Hedging Rising Inflation and Interest Rates

February 22, 2021 | Jessica Noviskis, CFA, Associate Director of Alternatives

Rising inflation and interest rates have not been real issues for investors for several years, but both have remained popular topics of concern. While inflation does not appear to be an immediate risk given still depressed GDP and elevated unemployment, the size of the latest proposed $1.9 trillion COVID relief package has many thinking about future implications. Stimulus did not lead to inflation following the Global Financial Crisis, but there are a number of reasons, beyond the sheer size of this effort, that we could see greater inflationary pressures this time: more pent-up consumer demand, well-capitalized banks and healthy consumer balance sheets, de-globalization, and higher operational costs associated with the virus. And while the Federal Reserve has committed to maintaining its ultra-accommodative monetary policy until long-term inflation hits 2% (with shorter-term inflation allowed to rise moderately above 2% for some time), unless the Fed changes its stance on negative rates, rates can only go in one direction from here: up.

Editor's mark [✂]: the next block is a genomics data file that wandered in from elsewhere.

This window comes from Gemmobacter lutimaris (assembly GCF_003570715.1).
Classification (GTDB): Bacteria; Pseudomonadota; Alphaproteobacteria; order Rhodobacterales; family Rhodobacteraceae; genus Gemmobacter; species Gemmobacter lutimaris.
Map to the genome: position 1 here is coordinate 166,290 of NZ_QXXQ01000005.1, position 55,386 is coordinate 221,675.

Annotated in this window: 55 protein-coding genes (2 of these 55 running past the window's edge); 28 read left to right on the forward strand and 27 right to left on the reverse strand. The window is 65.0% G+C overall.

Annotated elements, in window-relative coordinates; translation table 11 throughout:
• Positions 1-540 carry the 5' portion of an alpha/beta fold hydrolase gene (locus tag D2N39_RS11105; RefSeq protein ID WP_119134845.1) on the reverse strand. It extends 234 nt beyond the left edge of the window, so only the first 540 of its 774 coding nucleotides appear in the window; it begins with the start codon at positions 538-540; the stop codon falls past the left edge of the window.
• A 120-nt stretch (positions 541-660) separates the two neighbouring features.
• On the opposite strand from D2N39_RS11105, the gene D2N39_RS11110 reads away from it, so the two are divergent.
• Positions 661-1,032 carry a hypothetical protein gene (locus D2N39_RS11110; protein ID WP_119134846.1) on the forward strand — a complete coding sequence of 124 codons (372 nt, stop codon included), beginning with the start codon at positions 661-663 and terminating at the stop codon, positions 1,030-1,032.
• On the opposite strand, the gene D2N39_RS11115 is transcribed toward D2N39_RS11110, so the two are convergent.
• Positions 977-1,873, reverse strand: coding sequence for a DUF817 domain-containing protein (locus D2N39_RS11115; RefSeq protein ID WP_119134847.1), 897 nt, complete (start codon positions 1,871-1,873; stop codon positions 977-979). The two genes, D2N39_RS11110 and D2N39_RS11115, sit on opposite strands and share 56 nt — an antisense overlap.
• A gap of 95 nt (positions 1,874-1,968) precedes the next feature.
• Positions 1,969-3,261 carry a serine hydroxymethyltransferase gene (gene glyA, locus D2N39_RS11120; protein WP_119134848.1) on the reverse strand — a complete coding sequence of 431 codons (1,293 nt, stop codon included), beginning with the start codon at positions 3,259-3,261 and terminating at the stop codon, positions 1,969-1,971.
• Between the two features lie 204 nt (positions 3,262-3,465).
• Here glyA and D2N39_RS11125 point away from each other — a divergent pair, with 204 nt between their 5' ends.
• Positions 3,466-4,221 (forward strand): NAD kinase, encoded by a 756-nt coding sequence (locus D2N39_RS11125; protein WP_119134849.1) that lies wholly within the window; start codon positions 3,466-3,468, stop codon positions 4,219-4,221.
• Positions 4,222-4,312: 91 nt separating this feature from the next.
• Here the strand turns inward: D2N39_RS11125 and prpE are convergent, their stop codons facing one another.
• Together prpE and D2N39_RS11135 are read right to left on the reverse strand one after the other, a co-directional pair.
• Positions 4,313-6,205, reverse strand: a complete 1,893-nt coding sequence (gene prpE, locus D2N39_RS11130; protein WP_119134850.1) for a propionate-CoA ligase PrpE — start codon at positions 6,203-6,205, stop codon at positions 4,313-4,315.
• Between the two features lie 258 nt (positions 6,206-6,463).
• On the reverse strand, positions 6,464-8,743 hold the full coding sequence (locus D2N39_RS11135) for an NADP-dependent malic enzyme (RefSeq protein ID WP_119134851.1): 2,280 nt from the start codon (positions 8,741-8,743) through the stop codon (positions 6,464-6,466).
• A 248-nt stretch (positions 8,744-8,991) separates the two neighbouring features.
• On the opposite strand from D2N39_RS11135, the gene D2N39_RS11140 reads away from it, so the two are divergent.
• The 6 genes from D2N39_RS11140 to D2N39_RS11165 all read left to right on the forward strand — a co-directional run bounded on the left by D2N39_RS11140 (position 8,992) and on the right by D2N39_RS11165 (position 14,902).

Like all things market-related, we do not recommend trying to time inflation or interest rates. In this newsletter, we analyze equity long/short hedge funds as an option for investors to potentially optimize their portfolio for this dynamic environment.

Read > Hedging Rising Inflation and Interest Rates

 

The opinions expressed herein are those of Marquette Associates, Inc. (“Marquette”), and are subject to change without notice. This material is not financial advice or an offer to purchase or sell any product. Marquette reserves the right to modify its current investment strategies and techniques based on changing market dynamics or client needs.

Jessica Noviskis, CFA
Associate Director of Alternatives

Get to Know Jessica

The opinions expressed herein are those of Marquette Associates, Inc. (“Marquette”), and are subject to change without notice. This material is not financial advice or an offer to purchase or sell any product. Marquette reserves the right to modify its current investment strategies and techniques based on changing market dynamics or client needs.

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